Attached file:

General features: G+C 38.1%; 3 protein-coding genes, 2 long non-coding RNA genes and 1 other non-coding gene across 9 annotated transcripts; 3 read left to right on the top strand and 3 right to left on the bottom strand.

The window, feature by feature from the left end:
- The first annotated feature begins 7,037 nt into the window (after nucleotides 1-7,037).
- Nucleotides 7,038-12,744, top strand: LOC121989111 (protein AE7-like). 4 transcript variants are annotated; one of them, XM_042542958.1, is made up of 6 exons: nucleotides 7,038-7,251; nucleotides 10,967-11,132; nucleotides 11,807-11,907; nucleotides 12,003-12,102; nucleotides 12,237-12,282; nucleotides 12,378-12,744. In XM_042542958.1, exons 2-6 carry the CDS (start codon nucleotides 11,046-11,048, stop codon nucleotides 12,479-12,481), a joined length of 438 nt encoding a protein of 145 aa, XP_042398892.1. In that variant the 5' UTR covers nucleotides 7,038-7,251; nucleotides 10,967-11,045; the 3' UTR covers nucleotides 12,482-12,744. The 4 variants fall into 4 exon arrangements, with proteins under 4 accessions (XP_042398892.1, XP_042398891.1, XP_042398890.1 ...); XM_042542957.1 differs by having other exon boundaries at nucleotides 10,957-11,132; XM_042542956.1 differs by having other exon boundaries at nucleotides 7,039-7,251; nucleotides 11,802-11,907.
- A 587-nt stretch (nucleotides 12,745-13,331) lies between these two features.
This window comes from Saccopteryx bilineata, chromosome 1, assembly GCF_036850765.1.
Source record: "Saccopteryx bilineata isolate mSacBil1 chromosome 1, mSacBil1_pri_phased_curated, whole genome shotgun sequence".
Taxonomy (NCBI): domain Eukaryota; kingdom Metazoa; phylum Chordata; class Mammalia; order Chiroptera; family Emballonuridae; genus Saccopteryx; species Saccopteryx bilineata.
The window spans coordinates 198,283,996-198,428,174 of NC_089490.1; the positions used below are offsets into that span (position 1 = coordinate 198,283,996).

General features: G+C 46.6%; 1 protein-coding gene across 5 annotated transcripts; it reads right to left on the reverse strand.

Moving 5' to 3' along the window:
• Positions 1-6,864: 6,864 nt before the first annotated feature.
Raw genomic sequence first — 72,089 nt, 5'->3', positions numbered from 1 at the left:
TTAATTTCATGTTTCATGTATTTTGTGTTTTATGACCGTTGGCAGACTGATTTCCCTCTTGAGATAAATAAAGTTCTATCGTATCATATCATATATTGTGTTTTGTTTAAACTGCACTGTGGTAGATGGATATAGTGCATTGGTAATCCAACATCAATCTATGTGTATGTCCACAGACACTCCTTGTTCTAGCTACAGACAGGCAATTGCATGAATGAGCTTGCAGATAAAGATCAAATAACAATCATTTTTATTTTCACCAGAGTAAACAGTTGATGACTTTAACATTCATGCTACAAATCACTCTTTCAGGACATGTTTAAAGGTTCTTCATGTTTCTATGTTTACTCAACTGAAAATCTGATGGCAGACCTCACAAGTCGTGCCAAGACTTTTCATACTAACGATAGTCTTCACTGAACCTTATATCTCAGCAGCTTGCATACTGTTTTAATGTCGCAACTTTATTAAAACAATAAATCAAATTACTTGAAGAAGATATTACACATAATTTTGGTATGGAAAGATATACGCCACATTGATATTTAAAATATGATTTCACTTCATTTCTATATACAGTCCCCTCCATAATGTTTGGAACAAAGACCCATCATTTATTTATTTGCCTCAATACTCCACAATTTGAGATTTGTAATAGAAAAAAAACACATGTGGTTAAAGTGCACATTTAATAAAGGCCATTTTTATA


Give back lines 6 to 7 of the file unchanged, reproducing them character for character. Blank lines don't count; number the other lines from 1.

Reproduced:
This window comes from Saccopteryx bilineata, chromosome 1, assembly GCF_036850765.1.
Source record: "Saccopteryx bilineata isolate mSacBil1 chromosome 1, mSacBil1_pri_phased_curated, whole genome shotgun sequence".